Criminal Procedure Reform in Mexico: Where Things Stand Now
This paper gives an overview of Mexico’s judicial reform process and where things stand now that the Peña Nieto government has assumed the presidency from Felipe Calderón. Assistant Professor Matthew Ingram (University at Albany, SUNY) authored the report, and below are his responses to questions about the report and further analysis of the reform.
Question: What is the significance of the criminal procedure reform? You assert in the paper that it has the potential to promote a change in the “overall sense of rule of law” in Mexico. Can you further explain this idea?
Question: Overall, what is the state of implementation of the 2008 criminal procedure reform in Mexico?
Question: What are the major ongoing challenges in implementing the reform?
Question: You call Chihuahua the “frontrunner” in terms of its progress implementing the reform, and your analysis compares the progress of all other states against the benchmark of Chihuahua’s state of implementation. Why was Chihuahua able to approve the reforms relatively early? Are there policies in place that have enabled Chihuahua to maintain steady progress in implementation?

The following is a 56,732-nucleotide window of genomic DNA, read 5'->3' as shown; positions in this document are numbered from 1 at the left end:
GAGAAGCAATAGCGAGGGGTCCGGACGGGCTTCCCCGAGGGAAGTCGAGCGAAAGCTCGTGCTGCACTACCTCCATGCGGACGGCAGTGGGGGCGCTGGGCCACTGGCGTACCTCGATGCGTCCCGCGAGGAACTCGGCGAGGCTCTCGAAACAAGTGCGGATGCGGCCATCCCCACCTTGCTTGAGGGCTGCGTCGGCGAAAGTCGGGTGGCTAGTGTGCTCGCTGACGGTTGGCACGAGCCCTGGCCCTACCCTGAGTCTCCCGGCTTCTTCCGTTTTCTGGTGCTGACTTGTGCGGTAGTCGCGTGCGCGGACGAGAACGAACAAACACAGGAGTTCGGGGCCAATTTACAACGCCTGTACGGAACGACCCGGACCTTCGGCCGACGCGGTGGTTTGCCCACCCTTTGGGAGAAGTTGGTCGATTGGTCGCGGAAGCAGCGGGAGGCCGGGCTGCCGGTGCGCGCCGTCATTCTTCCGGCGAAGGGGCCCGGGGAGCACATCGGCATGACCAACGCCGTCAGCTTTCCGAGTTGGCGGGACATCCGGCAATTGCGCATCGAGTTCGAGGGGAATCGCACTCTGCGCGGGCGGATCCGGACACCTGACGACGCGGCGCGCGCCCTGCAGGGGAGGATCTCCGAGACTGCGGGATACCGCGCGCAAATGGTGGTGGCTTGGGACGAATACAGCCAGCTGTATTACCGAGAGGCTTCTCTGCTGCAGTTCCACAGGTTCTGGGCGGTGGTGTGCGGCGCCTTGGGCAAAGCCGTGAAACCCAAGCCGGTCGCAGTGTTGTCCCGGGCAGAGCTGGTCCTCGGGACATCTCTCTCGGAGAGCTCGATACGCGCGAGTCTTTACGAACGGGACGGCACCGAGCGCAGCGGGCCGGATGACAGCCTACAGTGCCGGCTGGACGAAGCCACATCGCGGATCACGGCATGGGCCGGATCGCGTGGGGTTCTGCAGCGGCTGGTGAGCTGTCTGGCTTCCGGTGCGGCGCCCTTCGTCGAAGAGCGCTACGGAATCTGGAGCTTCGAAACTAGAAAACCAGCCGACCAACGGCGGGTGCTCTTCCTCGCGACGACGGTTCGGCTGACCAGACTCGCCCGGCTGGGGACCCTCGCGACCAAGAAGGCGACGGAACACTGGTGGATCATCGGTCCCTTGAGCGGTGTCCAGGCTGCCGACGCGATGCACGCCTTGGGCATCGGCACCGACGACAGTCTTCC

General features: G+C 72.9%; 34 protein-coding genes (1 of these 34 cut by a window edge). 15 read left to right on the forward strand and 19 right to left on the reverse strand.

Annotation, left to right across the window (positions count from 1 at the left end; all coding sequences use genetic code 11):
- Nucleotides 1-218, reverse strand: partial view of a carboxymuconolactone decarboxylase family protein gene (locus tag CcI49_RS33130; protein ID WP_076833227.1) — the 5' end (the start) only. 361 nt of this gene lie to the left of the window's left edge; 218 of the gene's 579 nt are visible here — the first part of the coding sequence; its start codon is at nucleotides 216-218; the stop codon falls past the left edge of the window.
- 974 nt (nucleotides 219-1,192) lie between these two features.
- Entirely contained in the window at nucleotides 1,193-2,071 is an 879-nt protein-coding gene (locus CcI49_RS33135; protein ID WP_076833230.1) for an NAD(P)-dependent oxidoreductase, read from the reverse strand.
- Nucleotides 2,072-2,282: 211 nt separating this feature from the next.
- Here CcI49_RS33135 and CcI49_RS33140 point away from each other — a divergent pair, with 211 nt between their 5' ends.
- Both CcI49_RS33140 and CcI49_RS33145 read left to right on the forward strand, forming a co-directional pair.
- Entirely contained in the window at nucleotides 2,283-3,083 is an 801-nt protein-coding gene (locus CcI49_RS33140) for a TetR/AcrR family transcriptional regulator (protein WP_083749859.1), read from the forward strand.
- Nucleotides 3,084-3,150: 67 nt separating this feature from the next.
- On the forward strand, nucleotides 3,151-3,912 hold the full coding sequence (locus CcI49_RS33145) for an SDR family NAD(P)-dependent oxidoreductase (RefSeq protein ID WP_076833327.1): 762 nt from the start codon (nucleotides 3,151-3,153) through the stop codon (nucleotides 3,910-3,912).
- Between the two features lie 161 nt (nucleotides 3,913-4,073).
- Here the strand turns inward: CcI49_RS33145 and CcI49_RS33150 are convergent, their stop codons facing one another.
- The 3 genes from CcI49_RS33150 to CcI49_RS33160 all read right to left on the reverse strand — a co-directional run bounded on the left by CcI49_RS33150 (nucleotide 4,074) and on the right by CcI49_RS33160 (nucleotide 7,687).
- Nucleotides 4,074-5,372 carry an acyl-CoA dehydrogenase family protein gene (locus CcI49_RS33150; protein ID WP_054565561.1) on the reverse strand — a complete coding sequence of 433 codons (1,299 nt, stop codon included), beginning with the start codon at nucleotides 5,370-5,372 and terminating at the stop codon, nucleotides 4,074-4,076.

Question: President Enrique Peña Nieto has proposed a unified code of criminal procedure that would replace all of the local codes of criminal procedure. If this legal centralization gains traction, what would the implications be?
About the Author
The Mexico Institute seeks to improve understanding, communication, and cooperation between Mexico and the United States by promoting original research, encouraging public discussion, and proposing policy options for enhancing the bilateral relationship. A binational Advisory Board, chaired by Luis Téllez and Earl Anthony Wayne, oversees the work of the Mexico Institute. Read more